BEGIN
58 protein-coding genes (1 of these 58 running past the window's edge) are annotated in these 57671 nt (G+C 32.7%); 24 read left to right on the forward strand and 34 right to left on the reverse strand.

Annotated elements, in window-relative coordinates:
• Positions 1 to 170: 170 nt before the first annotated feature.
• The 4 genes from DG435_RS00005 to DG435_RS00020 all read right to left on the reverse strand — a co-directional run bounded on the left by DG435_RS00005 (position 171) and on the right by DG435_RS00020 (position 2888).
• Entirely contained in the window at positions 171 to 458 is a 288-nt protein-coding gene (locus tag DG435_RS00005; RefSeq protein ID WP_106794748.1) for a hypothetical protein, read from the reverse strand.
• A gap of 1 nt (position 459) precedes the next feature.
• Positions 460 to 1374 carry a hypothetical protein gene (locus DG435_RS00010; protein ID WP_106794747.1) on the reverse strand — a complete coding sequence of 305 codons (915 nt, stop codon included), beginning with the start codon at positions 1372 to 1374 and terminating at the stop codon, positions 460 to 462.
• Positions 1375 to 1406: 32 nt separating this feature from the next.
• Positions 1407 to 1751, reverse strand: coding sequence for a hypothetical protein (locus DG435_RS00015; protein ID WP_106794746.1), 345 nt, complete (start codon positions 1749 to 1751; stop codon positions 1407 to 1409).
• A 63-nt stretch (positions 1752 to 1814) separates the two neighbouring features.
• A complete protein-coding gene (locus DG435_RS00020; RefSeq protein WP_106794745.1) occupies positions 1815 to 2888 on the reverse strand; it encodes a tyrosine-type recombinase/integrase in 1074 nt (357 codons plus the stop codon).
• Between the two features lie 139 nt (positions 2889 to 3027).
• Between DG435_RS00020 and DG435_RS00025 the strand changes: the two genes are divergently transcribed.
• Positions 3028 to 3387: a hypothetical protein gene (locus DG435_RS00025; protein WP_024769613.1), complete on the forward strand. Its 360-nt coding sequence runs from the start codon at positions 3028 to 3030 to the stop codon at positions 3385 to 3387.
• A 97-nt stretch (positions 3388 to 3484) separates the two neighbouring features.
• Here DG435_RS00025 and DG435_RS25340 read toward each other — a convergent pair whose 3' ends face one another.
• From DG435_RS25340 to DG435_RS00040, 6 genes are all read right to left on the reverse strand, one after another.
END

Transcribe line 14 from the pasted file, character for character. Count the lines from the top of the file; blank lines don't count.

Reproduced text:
• Positions 3028 to 3387: a hypothetical protein gene (locus DG435_RS00025; protein WP_024769613.1), complete on the forward strand. Its 360-nt coding sequence runs from the start codon at positions 3028 to 3030 to the stop codon at positions 3385 to 3387.